A Baptist Scholar’s Concern for a Baptist College
January 14, 2003
KANSAS CITY — William Jewell College is an historic Baptist institution that has established itself as a nationally recognized academic powerhouse, and for this, we can be thankful. However, anyone familiar with the substantial research of George Marsden and James Burtchaell on the characteristic movement of Christian colleges and universities in America from religious commitment to established unbelief can detect signs of a creeping institutional apostasy at William Jewell College. In The Dying of the Light, Burtchaell noted that an institution’s disengagement from religious commitment is signaled in numerous ways: the rise of independent funding; the academic marginalization of theology; governance by the college rather than the church; the religious disinterestedness of many faculty members; the smokescreen rhetoric of "freedom;" the replacement of ecclesiastical concern with academic concern and so on.
William Jewell’s slow but apparently sure removal of itself from Baptist life is heartbreaking, not only for those Baptists who established the school, but also for the Christian alumni and faculty who invested their lives and money in this reputable liberal arts school. Scholars tell us the process for William Jewell is evident, and it seems inevitable that the college will lose its Christian moorings within a generation. However, there is still hope for William Jewell, but it will take our prayers on the outside and a divinely ordained revival on the inside.
Since a self-perpetuating board that has no formal responsibility to the churches governs the school, there is little that can be done legally by concerned Baptists. Since only three percent of the school’s funding comes from the Missouri Baptist Convention, it is doubtful that defunding the school will prompt the required changes. Defunding will only enrage the unrepentant, though it may keep good money from following bad. Since a student may apparently earn a deg ree at the school without ever attending a Christian service or taking a class in religion (see pages 15 and 19 of the current catalog), it seems that the academic marginalization of theology is assured. Since the smokescreen rhetoric of "freedom" with its misinterpreted synonyms – "autonomy, soul competency" and "liberty of conscience" — is already being fully utilized by the administration, it almost appears hopeless that Baptists can reclaim William Jewell as a truly Christian school. However, there is hope! I believe the hope for William Jewell College depends on concerted prayer by Missouri Baptists on the outside and by a revival among trustees, administrators, faculty, staff and students on the inside.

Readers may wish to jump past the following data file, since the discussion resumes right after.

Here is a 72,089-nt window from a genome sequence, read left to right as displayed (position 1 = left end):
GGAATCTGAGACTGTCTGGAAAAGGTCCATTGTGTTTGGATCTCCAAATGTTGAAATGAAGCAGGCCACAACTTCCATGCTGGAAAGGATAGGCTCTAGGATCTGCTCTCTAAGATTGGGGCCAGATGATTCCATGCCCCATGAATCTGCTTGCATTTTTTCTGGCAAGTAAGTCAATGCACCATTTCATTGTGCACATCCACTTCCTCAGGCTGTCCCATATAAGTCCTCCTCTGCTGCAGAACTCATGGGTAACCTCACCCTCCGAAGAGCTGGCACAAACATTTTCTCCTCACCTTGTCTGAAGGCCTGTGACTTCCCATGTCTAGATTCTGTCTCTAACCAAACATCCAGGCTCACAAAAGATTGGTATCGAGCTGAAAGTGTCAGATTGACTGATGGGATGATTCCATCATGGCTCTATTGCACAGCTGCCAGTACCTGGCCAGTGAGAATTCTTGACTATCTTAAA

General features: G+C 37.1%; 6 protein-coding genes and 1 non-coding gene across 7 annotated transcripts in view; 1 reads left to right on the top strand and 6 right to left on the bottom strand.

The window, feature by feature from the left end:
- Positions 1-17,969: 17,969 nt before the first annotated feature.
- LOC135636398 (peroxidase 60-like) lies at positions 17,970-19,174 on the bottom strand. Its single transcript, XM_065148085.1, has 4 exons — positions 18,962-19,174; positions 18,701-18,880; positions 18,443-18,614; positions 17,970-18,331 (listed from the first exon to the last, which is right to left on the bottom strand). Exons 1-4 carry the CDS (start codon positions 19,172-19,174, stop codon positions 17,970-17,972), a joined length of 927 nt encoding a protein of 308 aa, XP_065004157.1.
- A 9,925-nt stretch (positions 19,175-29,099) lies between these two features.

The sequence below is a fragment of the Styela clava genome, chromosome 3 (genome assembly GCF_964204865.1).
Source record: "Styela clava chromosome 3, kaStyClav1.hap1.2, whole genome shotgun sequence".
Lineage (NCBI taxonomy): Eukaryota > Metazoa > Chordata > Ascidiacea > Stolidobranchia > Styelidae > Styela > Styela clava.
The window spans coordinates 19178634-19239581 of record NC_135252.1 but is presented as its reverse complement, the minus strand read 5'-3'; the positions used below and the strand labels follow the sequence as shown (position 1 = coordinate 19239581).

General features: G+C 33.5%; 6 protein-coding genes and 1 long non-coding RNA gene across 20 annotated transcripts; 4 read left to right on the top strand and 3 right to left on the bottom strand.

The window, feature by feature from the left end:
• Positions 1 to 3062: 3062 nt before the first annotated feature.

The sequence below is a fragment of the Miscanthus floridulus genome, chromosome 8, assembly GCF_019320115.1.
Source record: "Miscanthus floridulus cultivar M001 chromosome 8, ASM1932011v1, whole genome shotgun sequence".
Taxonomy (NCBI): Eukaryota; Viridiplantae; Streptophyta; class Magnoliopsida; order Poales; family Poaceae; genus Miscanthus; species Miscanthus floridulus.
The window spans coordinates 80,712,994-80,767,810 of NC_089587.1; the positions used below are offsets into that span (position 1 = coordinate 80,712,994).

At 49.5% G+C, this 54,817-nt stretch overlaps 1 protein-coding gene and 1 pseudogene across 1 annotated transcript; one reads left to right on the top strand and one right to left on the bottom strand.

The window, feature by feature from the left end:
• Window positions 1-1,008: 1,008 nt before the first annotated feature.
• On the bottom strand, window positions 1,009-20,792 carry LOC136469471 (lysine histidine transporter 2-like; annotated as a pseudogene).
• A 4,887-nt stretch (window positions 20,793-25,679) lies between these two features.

For those of us Baptists who have been effectively placed on the outside, perhaps the following could form the content of our prayers:
First, we could pray that God will give to the faculty the personal and intellectual Christian revival that William Jewell professor Patricia Schoenrade experienced, where she discovered that God wanted to be in "all facets of my life," including that of the mind. Our prayer for the faculty could also include that they would vote as a body to require chapel attendance and religion courses and that anointed professors would teach those courses.